3.12 Our Report asked whether the Commission intended to publish an impact assessment in this field. The Commission has not brought forward a legislative proposal on this or in relation to admissibility and has therefore not produced an impact assessment. Whilst the Government would not welcome a rival Commission proposal in the field of Mutual Legal Assistance, in such an event it would hope that an impact assessment would indeed be forthcoming to inform any future negotiations.

3.13 To date there has been no in-depth discussion in the negotiations on legal remedies or the proposed legal base. The Government expects this to take place early in the Hungarian Presidency.

3.14 She notes our concerns about the presence of foreign authorities in the UK, and assures us that the Government will continue to try to ensure that the EIO does not impose an excessive burden on the executing State, whether through disproportionate or unnecessary requests or unreasonable demands that officers attend the execution of requests.

3.15 The Report asked her to specify exactly which authorities in the UK would be able to issue a request for an EIO and how judicial oversight of such requests would be achieved. In accordance with the Crime and International Cooperation Act 2003 (CICA) any judge or Justice of the Peace (in England and Wales), any judge of the High Court or Sheriff (in Scotland), or any judge or resident magistrate (in Northern Ireland) will be able, on application made by a competent authority, to issue a request. Furthermore, section 7(5) of CICA provides that prosecuting authorities, designated by the Secretary of State, will be able to issue requests. These authorities are: Magistrates' Courts, Crown Courts and the High Court; the Director of Public Prosecutions and any Crown Prosecutor; District Courts, Sheriff Courts and the High Court of Justiciary; any Procurator Fiscal; the Director of Public Prosecutions in Northern Ireland; the Attorney General for England and Wales; the Director and any designated member of the Serious Fraud Office; the Secretary of State for Business, Innovation & Skills in respect of his function of investigating and prosecuting offences; the Lord Advocate; the Attorney General for Northern Ireland; the Commissioners of HM Revenue and Customs; and the Financial Services Authority.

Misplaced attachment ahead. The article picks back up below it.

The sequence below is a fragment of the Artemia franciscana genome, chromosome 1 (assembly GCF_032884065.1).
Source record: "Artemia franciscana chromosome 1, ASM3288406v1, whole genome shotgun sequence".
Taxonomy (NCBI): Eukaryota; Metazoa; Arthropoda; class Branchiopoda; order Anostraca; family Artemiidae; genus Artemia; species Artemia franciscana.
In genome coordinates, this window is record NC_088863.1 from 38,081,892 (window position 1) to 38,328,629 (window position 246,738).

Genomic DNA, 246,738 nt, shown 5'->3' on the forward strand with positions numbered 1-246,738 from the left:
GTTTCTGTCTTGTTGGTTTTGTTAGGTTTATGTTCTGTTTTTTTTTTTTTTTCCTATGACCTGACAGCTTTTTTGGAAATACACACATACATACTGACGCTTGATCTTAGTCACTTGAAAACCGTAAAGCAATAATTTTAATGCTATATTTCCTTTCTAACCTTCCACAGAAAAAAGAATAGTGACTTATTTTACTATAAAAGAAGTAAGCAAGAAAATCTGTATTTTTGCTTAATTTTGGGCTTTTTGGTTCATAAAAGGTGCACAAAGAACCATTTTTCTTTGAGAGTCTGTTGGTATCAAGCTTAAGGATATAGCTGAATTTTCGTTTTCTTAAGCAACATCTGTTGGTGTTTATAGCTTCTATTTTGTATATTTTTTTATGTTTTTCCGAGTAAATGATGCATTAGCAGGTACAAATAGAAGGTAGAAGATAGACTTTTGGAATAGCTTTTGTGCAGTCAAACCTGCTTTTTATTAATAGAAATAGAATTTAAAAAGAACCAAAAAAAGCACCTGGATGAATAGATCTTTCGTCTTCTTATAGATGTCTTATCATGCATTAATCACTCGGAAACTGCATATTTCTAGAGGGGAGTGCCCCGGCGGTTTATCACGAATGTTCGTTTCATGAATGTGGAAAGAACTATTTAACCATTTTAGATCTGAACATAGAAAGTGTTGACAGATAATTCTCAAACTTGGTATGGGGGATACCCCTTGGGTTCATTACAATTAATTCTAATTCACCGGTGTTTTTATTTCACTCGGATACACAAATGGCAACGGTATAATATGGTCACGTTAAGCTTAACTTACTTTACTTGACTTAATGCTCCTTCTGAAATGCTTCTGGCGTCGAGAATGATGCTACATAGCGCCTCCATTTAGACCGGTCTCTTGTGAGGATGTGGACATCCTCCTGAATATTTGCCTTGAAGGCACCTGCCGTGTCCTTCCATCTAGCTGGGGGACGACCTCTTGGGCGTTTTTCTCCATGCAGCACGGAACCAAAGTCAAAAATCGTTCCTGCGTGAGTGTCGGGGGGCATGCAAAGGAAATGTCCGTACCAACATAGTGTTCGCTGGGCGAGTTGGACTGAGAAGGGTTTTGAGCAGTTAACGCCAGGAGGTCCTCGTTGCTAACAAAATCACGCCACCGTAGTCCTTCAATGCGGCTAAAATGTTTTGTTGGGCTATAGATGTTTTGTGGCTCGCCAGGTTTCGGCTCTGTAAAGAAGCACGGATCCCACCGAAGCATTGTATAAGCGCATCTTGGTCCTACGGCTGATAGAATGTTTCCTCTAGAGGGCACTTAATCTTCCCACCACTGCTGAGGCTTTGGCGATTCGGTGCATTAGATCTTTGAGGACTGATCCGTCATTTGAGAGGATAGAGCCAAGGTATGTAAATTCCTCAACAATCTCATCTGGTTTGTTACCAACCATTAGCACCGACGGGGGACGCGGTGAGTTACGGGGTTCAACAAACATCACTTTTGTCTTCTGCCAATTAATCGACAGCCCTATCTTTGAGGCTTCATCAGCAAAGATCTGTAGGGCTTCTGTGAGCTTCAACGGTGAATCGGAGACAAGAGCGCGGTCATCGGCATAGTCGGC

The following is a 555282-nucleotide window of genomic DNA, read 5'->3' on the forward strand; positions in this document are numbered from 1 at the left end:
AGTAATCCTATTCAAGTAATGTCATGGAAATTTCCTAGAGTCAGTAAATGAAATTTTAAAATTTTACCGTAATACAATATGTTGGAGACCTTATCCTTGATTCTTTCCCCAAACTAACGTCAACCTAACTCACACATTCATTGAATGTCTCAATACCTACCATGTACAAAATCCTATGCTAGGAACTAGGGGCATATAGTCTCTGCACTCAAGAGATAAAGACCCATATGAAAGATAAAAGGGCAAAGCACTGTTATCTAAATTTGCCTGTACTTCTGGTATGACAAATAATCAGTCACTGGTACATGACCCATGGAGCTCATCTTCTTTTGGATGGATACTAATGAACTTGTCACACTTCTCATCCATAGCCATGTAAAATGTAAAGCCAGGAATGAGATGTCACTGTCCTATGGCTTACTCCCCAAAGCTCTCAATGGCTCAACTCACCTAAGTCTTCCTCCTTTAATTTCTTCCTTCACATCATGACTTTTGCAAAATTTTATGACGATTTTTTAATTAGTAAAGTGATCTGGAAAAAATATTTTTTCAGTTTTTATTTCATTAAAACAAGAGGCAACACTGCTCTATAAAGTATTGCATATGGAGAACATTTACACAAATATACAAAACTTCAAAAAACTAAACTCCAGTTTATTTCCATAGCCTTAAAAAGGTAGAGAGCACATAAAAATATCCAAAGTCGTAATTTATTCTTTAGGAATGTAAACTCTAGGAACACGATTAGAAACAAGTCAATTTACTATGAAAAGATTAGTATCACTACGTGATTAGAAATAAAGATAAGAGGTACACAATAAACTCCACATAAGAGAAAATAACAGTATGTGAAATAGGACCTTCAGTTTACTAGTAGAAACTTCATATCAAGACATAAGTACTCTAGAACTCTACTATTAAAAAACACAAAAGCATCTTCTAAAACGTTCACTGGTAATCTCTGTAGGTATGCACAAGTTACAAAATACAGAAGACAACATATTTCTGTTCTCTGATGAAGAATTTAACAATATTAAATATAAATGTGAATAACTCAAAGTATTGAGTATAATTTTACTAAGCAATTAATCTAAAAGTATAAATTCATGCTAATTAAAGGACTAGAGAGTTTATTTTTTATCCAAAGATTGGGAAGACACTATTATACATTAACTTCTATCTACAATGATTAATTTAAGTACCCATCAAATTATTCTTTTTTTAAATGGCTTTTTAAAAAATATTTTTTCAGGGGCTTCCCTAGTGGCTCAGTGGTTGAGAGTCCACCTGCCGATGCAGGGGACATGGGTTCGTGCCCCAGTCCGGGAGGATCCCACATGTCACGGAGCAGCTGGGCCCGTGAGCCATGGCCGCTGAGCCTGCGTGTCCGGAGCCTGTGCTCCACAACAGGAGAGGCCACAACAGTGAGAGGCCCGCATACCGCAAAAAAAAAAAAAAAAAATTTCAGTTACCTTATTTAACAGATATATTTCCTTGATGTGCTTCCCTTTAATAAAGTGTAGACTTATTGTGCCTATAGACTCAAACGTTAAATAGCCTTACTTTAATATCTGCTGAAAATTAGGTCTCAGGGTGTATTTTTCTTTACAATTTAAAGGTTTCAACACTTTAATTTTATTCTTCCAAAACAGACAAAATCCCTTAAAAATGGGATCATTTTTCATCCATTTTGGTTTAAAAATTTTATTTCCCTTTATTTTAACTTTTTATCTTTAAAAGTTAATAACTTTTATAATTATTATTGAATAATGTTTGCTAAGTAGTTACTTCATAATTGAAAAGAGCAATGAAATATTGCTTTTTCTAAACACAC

3.16 All these authorities have the capacity to make legal (or judicial) decisions and therefore it is appropriate that the decision to issue an EIO, and its oversight, rest with such authorities. These authorities are currently responsible for issuing Mutual Legal Assistance requests in the UK and it is our view that the EIO should not place any further obstacles in the way of such requests being made.